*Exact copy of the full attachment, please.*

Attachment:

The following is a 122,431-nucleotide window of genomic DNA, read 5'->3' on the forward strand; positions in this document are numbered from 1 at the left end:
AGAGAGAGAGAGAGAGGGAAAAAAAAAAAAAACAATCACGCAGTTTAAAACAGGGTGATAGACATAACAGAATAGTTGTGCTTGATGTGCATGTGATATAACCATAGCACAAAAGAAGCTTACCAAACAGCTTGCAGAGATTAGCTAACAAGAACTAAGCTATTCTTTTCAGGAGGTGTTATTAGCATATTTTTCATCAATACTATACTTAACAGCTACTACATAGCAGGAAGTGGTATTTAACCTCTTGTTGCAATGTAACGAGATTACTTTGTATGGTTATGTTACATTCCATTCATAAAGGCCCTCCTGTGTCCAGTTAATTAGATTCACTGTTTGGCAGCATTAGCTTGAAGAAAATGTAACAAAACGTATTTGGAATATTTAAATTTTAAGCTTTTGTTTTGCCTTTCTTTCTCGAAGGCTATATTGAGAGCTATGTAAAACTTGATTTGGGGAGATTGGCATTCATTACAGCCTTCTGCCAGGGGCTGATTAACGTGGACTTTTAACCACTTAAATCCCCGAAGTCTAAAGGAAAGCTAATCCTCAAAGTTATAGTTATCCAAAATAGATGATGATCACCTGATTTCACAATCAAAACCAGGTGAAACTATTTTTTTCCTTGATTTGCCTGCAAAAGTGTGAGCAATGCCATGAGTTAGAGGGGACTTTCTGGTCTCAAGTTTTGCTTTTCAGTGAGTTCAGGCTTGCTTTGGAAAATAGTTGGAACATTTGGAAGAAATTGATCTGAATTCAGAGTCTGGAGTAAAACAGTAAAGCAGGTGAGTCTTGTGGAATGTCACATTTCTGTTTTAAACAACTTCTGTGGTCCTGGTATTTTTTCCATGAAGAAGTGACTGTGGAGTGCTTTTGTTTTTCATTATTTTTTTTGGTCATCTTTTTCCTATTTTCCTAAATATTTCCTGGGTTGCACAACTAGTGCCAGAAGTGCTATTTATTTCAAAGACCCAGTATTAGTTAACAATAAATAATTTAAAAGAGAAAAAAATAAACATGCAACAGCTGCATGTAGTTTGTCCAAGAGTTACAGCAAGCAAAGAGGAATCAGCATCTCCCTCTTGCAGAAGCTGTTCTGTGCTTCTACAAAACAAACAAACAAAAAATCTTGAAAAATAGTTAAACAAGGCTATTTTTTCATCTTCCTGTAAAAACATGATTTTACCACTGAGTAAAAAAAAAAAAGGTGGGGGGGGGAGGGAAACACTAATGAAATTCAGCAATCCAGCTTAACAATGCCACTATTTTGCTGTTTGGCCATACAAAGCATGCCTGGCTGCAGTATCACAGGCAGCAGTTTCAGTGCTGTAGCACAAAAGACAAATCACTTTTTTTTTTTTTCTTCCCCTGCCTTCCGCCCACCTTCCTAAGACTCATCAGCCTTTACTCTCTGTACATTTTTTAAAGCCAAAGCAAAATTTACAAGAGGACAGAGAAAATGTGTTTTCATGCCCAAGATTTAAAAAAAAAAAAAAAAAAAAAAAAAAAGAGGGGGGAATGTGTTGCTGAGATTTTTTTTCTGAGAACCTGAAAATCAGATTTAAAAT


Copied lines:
The following is a 122,431-nucleotide window of genomic DNA, read 5'->3' on the forward strand; positions in this document are numbered from 1 at the left end:
AGAGAGAGAGAGAGAGGGAAAAAAAAAAAAAACAATCACGCAGTTTAAAACAGGGTGATAGACATAACAGAATAGTTGTGCTTGATGTGCATGTGATATAACCATAGCACAAAAGAAGCTTACCAAACAGCTTGCAGAGATTAGCTAACAAGAACTAAGCTATTCTTTTCAGGAGGTGTTATTAGCATATTTTTCATCAATACTATACTTAACAGCTACTACATAGCAGGAAGTGGTATTTAACCTCTTGTTGCAATGTAACGAGATTACTTTGTATGGTTATGTTACATTCCATTCATAAAGGCCCTCCTGTGTCCAGTTAATTAGATTCACTGTTTGGCAGCATTAGCTTGAAGAAAATGTAACAAAACGTATTTGGAATATTTAAATTTTAAGCTTTTGTTTTGCCTTTCTTTCTCGAAGGCTATATTGAGAGCTATGTAAAACTTGATTTGGGGAGATTGGCATTCATTACAGCCTTCTGCCAGGGGCTGATTAACGTGGACTTTTAACCACTTAAATCCCCGAAGTCTAAAGGAAAGCTAATCCTCAAAGTTATAGTTATCCAAAATAGATGATGATCACCTGATTTCACAATCAAAACCAGGTGAAACTATTTTTTTCCTTGATTTGCCTGCAAAAGTGTGAGCAATGCCATGAGTTAGAGGGGACTTTCTGGTCTCAAGTTTTGCTTTTCAGTGAGTTCAGGCTTGCTTTGGAAAATAGTTGGAACATTTGGAAGAAATTGATCTGAATTCAGAGTCTGGAGTAAAACAGTAAAGCAGGTGAGTCTTGTGGAATGTCACATTTCTGTTTTAAACAACTTCTGTGGTCCTGGTATTTTTTCCATGAAGAAGTGACTGTGGAGTGCTTTTGTTTTTCATTATTTTTTTTGGTCATCTTTTTCCTATTTTCCTAAATATTTCCTGGGTTGCACAACTAGTGCCAGAAGTGCTATTTATTTCAAAGACCCAGTATTAGTTAACAATAAATAATTTAAAAGAGAAAAAAATAAACATGCAACAGCTGCATGTAGTTTGTCCAAGAGTTACAGCAAGCAAAGAGGAATCAGCATCTCCCTCTTGCAGAAGCTGTTCTGTGCTTCTACAAAACAAACAAACAAAAAATCTTGAAAAATAGTTAAACAAGGCTATTTTTTCATCTTCCTGTAAAAACATGATTTTACCACTGAGTAAAAAAAAAAAAGGTGGGGGGGGGAGGGAAACACTAATGAAATTCAGCAATCCAGCTTAACAATGCCACTATTTTGCTGTTTGGCCATACAAAGCATGCCTGGCTGCAGTATCACAGGCAGCAGTTTCAGTGCTGTAGCACAAAAGACAAATCACTTTTTTTTTTTTTCTTCCCCTGCCTTCCGCCCACCTTCCTAAGACTCATCAGCCTTTACTCTCTGTACATTTTTTAAAGCCAAAGCAAAATTTACAAGAGGACAGAGAAAATGTGTTTTCATGCCCAAGATTTAAAAAAAAAAAAAAAAAAAAAAAAAAAGAGGGGGGAATGTGTTGCTGAGATTTTTTTTCTGAGAACCTGAAAATCAGATTTAAAAT